“God is a circle whose center is everywhere and circumference nowhere.” ~ Voltaire
What’s in a name?
This question was first posed by Shakespeare. And yes, a rose by any other name would indeed smell as sweet.
A name can be an introduction or an association. It can also be a representation. What if on a deep, subconscious level every time you hear your name, see it in print or have to sign something it reaffirms a connection you have come to view as negative?
This is something I was faced with recently.
We are much more then a name of course. We are ever expanding spiritual beings who were never born and will never die. We have been called so many names over many lifetimes. But in this lifetime it can be hard to disassociate with something you are faced with moment to moment, day by day.
If we seek to transform how do we continue to do that attached to something that feels wrong?
To me, that is kind of like calling a rose a blue. Yes, still smells sweet but somehow not quite right.
It’s not the first time the idea of changing my name crossed my mind.
But this time was different.
I hadn’t been thinking about it. Five years had passed since the last time it came up. And I always managed to reason my way out of doing it. This time it arose of its own volition. In meditation the voice of my Guru was clear.
“It’s time to change your name.”
It was a direct message. It wasn’t the result of trying to figure out how to reinvent myself, it was simply the answer to a call for guidance.
My response was immediate
Avebury is one of my favorite places. An ancient stone circle in Wiltshire England that is so large that a town grew up inside it. The ring got its name from John Aubrey, a rebel, who brought it to public attention in 1649. He devoted most of his life and funds to stone circles. The area is known as the triangle due to two other prehistoric sites within 1.5 miles of the ring.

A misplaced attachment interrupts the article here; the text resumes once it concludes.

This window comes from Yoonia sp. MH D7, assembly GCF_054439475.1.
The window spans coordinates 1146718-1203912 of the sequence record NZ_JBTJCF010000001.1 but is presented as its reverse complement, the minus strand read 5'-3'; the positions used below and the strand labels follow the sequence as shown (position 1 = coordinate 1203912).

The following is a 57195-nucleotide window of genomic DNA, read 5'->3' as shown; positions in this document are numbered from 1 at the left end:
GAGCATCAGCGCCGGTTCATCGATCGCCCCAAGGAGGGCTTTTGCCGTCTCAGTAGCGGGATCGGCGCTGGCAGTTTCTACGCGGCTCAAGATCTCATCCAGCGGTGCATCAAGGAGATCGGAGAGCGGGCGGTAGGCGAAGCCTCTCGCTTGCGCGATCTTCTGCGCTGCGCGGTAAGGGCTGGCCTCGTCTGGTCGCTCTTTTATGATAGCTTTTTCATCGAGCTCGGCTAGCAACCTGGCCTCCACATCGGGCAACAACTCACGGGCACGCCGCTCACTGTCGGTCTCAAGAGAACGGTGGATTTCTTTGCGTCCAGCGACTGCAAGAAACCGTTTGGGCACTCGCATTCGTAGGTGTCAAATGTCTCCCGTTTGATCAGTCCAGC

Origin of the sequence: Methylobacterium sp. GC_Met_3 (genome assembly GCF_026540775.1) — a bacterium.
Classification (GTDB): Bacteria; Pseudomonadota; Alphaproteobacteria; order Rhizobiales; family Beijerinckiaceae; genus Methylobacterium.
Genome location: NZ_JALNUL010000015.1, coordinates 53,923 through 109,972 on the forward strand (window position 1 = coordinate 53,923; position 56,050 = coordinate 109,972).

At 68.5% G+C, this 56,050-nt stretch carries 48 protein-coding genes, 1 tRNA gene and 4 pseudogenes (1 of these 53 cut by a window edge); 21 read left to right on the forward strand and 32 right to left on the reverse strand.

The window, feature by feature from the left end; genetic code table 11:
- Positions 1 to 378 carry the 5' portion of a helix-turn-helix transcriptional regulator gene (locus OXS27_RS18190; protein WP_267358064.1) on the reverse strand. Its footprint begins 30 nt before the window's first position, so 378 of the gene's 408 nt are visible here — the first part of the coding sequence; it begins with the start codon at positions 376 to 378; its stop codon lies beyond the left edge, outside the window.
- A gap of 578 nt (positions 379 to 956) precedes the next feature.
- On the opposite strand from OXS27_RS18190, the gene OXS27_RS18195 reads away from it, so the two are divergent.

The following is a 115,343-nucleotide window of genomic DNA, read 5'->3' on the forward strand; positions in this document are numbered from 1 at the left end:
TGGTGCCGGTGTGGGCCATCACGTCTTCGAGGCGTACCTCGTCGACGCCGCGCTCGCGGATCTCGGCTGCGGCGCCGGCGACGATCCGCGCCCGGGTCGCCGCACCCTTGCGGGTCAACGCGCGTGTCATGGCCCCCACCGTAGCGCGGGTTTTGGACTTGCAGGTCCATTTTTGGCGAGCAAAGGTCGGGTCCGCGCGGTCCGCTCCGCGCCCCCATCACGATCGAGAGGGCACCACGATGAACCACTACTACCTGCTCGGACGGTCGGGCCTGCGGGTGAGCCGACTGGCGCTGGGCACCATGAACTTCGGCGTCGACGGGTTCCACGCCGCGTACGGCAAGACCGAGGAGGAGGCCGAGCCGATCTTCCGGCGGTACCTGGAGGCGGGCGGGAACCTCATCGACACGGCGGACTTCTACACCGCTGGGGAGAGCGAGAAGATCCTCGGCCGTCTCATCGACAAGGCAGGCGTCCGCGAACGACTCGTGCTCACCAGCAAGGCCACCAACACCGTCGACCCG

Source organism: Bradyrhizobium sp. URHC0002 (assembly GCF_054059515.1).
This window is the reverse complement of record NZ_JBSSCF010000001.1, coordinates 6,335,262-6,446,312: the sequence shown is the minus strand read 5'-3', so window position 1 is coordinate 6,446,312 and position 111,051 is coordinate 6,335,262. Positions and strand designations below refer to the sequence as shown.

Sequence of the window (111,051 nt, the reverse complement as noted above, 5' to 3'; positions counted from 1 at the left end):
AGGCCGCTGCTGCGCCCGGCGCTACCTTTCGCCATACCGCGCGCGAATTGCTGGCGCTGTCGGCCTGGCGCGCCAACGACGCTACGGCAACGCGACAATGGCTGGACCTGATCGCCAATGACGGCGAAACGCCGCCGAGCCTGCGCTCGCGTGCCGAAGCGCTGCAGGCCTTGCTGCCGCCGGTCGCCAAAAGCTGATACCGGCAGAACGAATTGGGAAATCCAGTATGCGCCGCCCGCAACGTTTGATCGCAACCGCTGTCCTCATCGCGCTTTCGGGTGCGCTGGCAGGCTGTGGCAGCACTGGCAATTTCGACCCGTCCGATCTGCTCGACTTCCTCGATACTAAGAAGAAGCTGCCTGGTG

The other points of the triangle are made up of Silbury Hill and the West Kennet Long Barrow. Silbury is the largest, man made, neolithic hill in all of Europe. It is said to be a living representation of the earth mother. The West Kennet Long Barrow, built 400 years before Stonehenge, is a underground ritual space actively still in use. Needless to say the landscape has a life energy that is palpable and strong.
I spent five nights in a house situated in the middle of the ring Summer 2009. The first night I could not sleep for staring out the window in awe of where I was. I felt incredibly blessed. I also hoped to see one of the crop circles that dot the area during the warm months be born before my eyes.
I had been to Avebury before, the first time in 1995, but only for day trips. I longed for a time I could “live” there, if even for a few nights. And having been granted that wish I was indelibly changed by it.
Sitting among the stones alone on the soft, chalky ground, albeit some sheep and cows, the crowds of tourists had left. I watching the sky turn from blue to peach then pink and eventually go dark and moonlit, it felt like home.
I knew I had been there before, possibly many lifetimes.
I began visiting stone circles in 1995 and have been as far north as the Hebrides, as far west as Cornwall and even left the British Isles for France to explore the Breton stones of Carnac. I’ve lost count of how many I have “met.”